Here’s a puzzle:
Despite the fact that income inequality in the U.S. has increased dramatically over the past 27 years, there has not been a leftward shift in economic policy in the U.S., as noted by Brad DeLong.
Conservative former Bush administration Treasury Department economist Bruce Bartlett notes that not only does the U.S. have lower tax rates than all but 4 of the 30 countries in the OECD, but the median American family in 2007 (he didn’t have the data yet for 2008 but was sure it’s even lower than it was in 2007) had a lower effective tax rate than any American generation since 1950.
Steve Benen used Bartlett’s data to create a graph illustrating this.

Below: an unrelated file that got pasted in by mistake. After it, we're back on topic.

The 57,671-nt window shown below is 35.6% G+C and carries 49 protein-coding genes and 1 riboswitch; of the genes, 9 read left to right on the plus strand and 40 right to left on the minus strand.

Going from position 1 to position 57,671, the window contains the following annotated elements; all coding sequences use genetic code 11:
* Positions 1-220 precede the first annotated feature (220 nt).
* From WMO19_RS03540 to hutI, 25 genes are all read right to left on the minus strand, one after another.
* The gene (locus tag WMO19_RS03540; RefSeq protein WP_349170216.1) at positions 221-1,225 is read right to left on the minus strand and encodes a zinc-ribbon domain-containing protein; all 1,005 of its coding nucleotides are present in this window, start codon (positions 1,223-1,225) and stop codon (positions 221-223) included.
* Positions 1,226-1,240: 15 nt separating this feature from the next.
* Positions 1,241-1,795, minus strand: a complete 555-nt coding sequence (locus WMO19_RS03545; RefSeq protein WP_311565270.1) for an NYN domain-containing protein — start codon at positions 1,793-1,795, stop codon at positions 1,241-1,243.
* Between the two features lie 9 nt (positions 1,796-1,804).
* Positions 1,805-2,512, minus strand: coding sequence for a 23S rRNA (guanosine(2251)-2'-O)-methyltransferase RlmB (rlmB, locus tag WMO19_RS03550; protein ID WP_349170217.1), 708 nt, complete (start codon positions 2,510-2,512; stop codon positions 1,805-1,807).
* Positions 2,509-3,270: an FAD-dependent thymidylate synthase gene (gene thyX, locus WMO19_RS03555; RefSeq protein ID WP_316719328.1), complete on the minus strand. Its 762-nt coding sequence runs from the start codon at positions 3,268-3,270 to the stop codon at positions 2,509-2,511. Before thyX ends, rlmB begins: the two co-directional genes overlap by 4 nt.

Bartlett’s conclusion? “I believe this was largely a partisan exercise designed to improve the fortunes of the Republican Party, not an expression of genuine concern about taxes or our nation's fiscal future.”
He notes in conclusion:
People should remember that while they have the right to their opinion, they are not entitled to be taken seriously. That only comes from having credibility gained by the correct presentation of facts and analysis and a willingness to be even-handed--criticizing one's own side when it is wrong and not only speaking up when the other party does the same thing.
None of the above, however, seems to have affected the perceptions or behavior of the teabaggers or their cynical political and media promoters. Roy Edroso at alicublog visits the teabaggers’ hearts of darkness.
What do you think accounts for the teabagger phenomenon? Add your two cents in the Comments section below.